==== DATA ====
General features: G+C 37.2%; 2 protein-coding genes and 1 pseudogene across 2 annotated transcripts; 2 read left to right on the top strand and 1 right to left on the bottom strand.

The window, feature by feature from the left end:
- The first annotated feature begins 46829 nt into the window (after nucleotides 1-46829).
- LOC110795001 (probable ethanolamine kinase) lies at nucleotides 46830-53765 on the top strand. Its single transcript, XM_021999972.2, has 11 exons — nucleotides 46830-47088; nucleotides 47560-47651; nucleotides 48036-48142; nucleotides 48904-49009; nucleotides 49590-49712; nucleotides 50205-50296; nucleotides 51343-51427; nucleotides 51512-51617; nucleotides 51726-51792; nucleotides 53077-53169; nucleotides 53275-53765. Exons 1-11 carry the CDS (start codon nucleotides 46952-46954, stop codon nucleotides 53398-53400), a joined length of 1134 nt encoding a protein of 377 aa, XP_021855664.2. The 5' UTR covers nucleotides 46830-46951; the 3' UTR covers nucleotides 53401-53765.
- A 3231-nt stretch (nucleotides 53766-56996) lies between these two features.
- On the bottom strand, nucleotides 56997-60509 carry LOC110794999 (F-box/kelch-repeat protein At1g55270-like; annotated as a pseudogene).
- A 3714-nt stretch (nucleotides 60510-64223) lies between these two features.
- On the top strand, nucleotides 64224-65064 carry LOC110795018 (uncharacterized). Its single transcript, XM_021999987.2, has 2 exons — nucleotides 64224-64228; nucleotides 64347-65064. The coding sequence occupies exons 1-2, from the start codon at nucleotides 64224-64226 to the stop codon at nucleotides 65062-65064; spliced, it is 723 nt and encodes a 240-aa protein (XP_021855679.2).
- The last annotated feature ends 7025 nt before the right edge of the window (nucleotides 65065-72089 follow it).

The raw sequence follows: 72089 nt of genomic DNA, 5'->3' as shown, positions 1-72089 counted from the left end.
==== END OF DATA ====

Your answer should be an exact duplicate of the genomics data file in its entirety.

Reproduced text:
General features: G+C 37.2%; 2 protein-coding genes and 1 pseudogene across 2 annotated transcripts; 2 read left to right on the top strand and 1 right to left on the bottom strand.

The window, feature by feature from the left end:
- The first annotated feature begins 46829 nt into the window (after nucleotides 1-46829).
- LOC110795001 (probable ethanolamine kinase) lies at nucleotides 46830-53765 on the top strand. Its single transcript, XM_021999972.2, has 11 exons — nucleotides 46830-47088; nucleotides 47560-47651; nucleotides 48036-48142; nucleotides 48904-49009; nucleotides 49590-49712; nucleotides 50205-50296; nucleotides 51343-51427; nucleotides 51512-51617; nucleotides 51726-51792; nucleotides 53077-53169; nucleotides 53275-53765. Exons 1-11 carry the CDS (start codon nucleotides 46952-46954, stop codon nucleotides 53398-53400), a joined length of 1134 nt encoding a protein of 377 aa, XP_021855664.2. The 5' UTR covers nucleotides 46830-46951; the 3' UTR covers nucleotides 53401-53765.
- A 3231-nt stretch (nucleotides 53766-56996) lies between these two features.
- On the bottom strand, nucleotides 56997-60509 carry LOC110794999 (F-box/kelch-repeat protein At1g55270-like; annotated as a pseudogene).
- A 3714-nt stretch (nucleotides 60510-64223) lies between these two features.
- On the top strand, nucleotides 64224-65064 carry LOC110795018 (uncharacterized). Its single transcript, XM_021999987.2, has 2 exons — nucleotides 64224-64228; nucleotides 64347-65064. The coding sequence occupies exons 1-2, from the start codon at nucleotides 64224-64226 to the stop codon at nucleotides 65062-65064; spliced, it is 723 nt and encodes a 240-aa protein (XP_021855679.2).
- The last annotated feature ends 7025 nt before the right edge of the window (nucleotides 65065-72089 follow it).

The raw sequence follows: 72089 nt of genomic DNA, 5'->3' as shown, positions 1-72089 counted from the left end.